Meet Mice Parade and their musical anagrams

A Mad Recipe 

Meet Mice Parade and their musical anagrams

The name Mice Parade is an anagram of "Adam Pierce," the name of the Mice Parade leader, also of The Dylan Group. This is a good metaphor for the musical project itself: Instead of rearranging letters, Mice Parade rearranges genres and styles.

While Mice Parade actually is a band these days, composed of eight members, it started out as a solo project that reflected Pierce's numerous musical interests and inspirations. As a drummer, Pierce was interested in electronic rhythms, and as a guitarist and songwriter, Pierce was also interested in home recording and song crafting. Mice Parade's real roots stretch back to 1994 or 1995, when, Pierce explained, he began working on what was to be a solo record.

"I'd always been in bands and stuff, and I'd do recording--I had a little 8-track and some recording gear and that kind of stuff, and after a few years of messing around ... I went to make an Adam Pierce record. I had these 40 songs, and some of the songs were kind of rocking and singy, or singy and more from my background of where I was coming from with the band.

"And then some of the songs--this was back in '94 or '95, before they were calling anything 'electronica,' when Aphex Twin's Selected Ambient Works 85-92 was awesome--... (were) influenced from that kind of music that was new at the time," said Pierce. "So I went and mastered this record, this Adam Pierce record, and thought to myself, 'Why did I do that? I have no justification for making a solo record; I'm young, I got a lot of life left in me.' ... I didn't feel like I deserved it. So I just shelved it for a long time, and then I kept recording some more of this stuff that was all these loopy, dancey drum beats and all this stuff that felt kind of weird to me in '95, and that became the first Mice Parade record."

By 1998, Pierce released that first Mice Parade record, The True Meaning of Boodleybaye. It showed Pierce's propensity for "loopy, dancey drum beats" that were more ambient jazz than electronica. The microbeats were mixed with vibraphone and upbeat melodies, making Mice Parade sound more like a low-fi Tortoise than Aphex Twin. After 1999's Ramda (released on Bubblecore, Pierce's own label), Pierce began mixing even more elements into his compositions; 2001's Mokoondi has hints of traditional African and Chinese music, and 2004's Obrigado Saudade brought a little of South America into the batter, finding Pierce focusing more on the nylon-string acoustic guitar. Bem-Vinda Vontade, Mice Parade's newest creation, is, like Obrigado Saudade, infused with jazz samba, but, maintains Pierce, it's not intentional.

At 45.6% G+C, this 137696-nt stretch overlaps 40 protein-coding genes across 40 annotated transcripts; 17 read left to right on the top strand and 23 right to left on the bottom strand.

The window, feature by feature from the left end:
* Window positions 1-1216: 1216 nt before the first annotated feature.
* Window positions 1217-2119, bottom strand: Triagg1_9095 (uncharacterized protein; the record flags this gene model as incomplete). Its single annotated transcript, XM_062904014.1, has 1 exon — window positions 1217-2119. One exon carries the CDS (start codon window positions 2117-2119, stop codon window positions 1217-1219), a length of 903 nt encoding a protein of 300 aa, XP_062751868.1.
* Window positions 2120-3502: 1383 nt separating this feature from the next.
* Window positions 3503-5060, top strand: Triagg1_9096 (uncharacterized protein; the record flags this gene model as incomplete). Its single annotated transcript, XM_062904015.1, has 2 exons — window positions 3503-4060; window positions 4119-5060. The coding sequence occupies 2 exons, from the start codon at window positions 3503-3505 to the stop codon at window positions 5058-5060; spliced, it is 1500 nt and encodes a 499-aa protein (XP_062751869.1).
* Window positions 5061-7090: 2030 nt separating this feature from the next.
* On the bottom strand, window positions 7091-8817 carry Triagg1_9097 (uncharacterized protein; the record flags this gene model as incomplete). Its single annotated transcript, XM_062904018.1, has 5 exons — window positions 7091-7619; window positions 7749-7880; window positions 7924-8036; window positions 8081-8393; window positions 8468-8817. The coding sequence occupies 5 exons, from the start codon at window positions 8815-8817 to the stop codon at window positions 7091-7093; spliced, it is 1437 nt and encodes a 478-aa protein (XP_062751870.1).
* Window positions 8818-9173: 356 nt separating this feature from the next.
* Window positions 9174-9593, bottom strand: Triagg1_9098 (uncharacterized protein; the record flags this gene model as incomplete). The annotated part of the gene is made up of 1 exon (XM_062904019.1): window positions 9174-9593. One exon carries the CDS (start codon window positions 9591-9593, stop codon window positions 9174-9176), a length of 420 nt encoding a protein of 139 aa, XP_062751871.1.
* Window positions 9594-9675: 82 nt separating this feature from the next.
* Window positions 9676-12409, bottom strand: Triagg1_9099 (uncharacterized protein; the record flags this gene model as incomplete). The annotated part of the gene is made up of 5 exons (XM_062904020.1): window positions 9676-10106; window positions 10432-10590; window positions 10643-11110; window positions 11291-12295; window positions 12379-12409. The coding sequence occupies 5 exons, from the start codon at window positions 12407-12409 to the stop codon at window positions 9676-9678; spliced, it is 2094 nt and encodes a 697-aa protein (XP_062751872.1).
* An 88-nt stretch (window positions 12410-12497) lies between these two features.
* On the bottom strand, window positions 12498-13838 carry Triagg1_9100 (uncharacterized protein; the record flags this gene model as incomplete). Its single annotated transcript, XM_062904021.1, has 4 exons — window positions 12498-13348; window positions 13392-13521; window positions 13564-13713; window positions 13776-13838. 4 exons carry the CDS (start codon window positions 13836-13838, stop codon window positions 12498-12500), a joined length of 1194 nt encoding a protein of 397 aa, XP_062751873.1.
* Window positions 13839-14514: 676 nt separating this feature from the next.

"I would say it's safe to say you might play more nylon-string guitar if you listen to more nylon-string guitar. That would happen to anybody," said Pierce. "Our other guitarist argues that (the Brazilian sound) is definitely there. It's funny, because I don't think it's really there. I don't purport to say that there is a lot of that style of music being played in this music, but there are little pieces you could point out, for sure."

Throughout, Bem-Vinda Vontade is an amalgamation of pop, jazz, electronica and various other styles of the world, including those pieces of samba. The breathy vocals, maracas and guitar flourishes in "The Days Before Fiction" point toward Brazil, but the gamelan on "Ende" places it somewhere further east. "Ground as Cold as Common" is basically a rock song played on acoustic guitar, and the keyboards on "Waterslide" and "Passing and Galloping" sound like pianos in a cave. The lyrics, if there are lyrics, are hushed and layered. Despite the commune of instruments, each song on Bem-Vinda Vontade is, at its heart, a pop song, with verses and choruses and melodies, and a central harmonic element that keeps it all together. The songs are of a consistent and content mood, which is where Bem-Vinda Vontade differs from its predecessor, Obrigado Saudade, which maintained a cloudier mood.

The album titles reflect this connection and distinction. "Obrigado" means "thank you" in Portuguese, and "saudade," explained Pierce, translates roughly to "somewhere between nostalgia or lovesickness, homesickness--it's some sort of sickness without any subject matter attached, without the home or the love part." "Bem-vinda vontade," on the other hand, translates to "welcome will," as in opening the front door to willpower and inviting it in for coffee. While Obrigado Saudade embraces ennui, Bem-Vinda Vontade embraces something more optimistic and steadfast. Musically, this is expressed through the warm acoustic drums that are always shuffling away in the background. It's in the way the cave-like piano in "Passing and Galloping" shifts into distorted electric guitars, and in the elfin voice of Kristina Anna in "The Boat Room." It's in the vibraphones--the sound they emit is light, but the melody they play, like the drum rhythms, grounds the songs as the other instruments float in and out.

Mice Parade's current sound is due to the mostly acoustic instruments it uses, and the fact that the band is no longer just a solo project. "It's eight people now," said Pierce, "and when we get together, it really comes alive. It's not brought to life until everyone plays it, I think. There's a lot of input. I try to get as much input from everyone as possible."

Like an anagram, Pierce begins with some people, a variety of acoustic instruments, several different musical styles, and rearranges them to form something new.

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